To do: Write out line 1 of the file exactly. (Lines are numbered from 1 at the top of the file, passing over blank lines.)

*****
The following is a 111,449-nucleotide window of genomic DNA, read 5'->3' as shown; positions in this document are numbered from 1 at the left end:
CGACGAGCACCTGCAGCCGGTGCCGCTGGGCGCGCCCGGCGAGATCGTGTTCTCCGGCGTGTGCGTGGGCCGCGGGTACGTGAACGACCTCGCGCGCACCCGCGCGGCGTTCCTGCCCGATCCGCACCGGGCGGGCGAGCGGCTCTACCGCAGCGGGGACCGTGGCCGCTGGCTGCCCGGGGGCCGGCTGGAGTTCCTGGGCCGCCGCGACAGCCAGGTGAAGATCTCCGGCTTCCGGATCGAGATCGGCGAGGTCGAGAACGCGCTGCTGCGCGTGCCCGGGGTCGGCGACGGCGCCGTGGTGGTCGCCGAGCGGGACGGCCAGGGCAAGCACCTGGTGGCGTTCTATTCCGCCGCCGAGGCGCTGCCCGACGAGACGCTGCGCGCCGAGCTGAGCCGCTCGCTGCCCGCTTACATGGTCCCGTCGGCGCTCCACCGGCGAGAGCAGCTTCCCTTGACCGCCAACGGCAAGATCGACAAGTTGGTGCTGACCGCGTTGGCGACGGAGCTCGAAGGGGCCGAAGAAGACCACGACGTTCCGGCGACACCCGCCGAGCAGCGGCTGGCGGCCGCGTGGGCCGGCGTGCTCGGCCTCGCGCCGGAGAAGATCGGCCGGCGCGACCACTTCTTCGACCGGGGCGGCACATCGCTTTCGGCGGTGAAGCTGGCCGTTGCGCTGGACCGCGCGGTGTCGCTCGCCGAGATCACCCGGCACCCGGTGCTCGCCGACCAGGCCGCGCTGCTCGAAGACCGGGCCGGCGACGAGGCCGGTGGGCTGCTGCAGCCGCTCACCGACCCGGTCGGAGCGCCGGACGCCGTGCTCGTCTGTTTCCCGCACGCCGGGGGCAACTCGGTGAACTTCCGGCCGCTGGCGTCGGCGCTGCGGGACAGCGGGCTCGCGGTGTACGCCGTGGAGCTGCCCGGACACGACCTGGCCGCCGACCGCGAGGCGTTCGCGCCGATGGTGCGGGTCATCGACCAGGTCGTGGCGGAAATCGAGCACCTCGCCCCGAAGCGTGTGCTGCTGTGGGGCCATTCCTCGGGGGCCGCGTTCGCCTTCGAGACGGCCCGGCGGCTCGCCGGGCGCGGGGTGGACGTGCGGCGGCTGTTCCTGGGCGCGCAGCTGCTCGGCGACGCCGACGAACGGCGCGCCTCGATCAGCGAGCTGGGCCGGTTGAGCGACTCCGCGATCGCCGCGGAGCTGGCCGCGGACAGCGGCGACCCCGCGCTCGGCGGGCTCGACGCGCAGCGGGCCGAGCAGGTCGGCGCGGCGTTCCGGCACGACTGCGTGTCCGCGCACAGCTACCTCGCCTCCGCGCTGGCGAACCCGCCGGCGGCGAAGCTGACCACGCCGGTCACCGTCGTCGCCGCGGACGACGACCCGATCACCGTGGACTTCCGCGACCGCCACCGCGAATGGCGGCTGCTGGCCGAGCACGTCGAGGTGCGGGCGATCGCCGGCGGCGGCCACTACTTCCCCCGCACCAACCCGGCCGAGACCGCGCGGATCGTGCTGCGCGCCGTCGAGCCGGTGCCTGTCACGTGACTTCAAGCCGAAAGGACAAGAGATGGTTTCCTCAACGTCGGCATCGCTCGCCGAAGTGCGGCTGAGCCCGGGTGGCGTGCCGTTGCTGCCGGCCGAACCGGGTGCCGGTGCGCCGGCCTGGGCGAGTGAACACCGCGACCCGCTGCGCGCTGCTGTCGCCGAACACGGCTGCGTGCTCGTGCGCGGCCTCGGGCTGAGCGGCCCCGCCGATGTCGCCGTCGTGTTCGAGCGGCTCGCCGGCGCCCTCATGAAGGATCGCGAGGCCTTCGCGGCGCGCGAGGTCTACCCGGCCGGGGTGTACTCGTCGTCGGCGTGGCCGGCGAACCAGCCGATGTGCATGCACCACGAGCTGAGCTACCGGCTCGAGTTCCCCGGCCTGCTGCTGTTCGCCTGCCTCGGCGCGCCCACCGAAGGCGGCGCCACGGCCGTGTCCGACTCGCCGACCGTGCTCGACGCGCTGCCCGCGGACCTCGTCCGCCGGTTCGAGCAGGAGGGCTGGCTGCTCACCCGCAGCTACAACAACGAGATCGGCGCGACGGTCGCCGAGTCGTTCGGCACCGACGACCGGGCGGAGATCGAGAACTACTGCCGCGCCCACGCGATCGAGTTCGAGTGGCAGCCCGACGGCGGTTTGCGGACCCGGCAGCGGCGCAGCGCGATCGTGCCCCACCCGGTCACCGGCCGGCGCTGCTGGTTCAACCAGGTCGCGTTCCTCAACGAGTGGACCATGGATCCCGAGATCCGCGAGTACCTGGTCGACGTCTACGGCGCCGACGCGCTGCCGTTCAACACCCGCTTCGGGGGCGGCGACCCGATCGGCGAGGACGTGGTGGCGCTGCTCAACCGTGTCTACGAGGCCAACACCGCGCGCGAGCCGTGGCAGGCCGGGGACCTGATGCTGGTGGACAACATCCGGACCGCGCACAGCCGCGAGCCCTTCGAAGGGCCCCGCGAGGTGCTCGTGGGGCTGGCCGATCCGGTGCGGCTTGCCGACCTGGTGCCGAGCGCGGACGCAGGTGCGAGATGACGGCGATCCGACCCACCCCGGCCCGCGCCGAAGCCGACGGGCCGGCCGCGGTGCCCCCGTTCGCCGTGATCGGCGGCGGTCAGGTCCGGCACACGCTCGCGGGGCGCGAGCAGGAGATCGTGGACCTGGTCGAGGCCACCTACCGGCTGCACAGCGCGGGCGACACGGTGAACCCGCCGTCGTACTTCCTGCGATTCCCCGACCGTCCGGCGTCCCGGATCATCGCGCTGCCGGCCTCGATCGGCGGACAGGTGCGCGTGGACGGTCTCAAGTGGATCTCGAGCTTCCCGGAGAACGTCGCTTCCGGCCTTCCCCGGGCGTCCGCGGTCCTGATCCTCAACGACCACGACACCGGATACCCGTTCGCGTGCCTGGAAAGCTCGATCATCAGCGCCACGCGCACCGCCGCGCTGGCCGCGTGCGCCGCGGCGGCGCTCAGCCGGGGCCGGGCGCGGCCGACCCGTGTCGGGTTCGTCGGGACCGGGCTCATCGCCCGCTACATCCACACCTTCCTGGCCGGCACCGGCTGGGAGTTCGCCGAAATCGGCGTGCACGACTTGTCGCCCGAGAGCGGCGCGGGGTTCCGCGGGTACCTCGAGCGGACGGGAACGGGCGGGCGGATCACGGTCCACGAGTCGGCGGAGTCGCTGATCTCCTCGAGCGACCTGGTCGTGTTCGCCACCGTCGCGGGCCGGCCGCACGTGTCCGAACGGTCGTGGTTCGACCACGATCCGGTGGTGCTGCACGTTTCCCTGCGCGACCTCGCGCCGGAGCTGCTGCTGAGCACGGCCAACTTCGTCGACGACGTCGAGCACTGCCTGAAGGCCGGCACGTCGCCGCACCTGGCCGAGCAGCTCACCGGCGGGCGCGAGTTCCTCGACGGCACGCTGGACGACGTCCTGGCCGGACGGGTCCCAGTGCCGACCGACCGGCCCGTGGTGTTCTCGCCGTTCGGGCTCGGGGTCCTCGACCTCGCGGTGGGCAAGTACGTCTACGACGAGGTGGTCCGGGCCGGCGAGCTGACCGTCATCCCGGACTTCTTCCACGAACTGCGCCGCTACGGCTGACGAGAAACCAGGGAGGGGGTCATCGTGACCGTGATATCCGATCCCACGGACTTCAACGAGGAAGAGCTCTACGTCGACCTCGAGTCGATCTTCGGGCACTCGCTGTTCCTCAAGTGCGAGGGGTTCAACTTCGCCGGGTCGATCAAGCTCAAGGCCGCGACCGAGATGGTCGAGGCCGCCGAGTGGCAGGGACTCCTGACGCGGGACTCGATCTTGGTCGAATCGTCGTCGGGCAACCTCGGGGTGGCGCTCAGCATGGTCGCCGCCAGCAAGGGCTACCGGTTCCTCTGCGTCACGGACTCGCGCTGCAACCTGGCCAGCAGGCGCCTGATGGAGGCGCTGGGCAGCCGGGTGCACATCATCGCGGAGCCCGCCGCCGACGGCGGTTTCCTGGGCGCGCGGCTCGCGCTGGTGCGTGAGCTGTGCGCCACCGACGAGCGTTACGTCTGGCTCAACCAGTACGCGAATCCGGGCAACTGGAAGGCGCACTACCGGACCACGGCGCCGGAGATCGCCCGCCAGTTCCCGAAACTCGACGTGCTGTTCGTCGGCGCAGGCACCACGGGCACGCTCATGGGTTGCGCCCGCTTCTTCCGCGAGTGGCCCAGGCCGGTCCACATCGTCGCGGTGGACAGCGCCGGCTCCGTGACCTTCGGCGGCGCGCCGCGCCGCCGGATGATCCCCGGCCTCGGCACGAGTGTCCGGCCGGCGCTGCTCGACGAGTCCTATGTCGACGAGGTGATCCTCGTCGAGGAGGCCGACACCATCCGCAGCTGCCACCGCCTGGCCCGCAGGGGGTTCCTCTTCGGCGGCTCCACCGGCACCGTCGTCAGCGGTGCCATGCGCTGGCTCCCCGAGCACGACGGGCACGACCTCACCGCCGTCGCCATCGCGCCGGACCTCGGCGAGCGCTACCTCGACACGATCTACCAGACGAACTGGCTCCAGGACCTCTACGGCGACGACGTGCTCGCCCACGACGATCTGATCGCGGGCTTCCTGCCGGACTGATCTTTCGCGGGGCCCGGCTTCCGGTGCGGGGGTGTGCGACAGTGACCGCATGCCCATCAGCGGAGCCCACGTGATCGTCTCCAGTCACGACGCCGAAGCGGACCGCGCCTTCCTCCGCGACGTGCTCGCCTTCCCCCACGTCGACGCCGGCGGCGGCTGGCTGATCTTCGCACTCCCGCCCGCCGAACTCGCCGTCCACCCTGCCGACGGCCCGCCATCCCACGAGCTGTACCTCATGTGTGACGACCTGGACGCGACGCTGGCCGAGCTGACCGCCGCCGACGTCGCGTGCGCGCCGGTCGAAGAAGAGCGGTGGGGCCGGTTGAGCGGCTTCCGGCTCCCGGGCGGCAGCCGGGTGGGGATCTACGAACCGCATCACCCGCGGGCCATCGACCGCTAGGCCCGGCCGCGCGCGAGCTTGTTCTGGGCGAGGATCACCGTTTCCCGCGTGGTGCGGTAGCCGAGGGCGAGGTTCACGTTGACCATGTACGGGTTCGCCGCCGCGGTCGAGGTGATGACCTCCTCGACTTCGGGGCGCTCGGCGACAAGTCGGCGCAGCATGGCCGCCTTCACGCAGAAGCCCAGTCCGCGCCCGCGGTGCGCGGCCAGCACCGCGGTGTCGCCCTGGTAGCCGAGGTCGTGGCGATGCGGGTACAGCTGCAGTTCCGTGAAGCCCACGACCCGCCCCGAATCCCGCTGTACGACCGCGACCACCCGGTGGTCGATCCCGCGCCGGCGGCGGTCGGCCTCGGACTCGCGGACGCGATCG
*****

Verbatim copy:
The following is a 111,449-nucleotide window of genomic DNA, read 5'->3' as shown; positions in this document are numbered from 1 at the left end: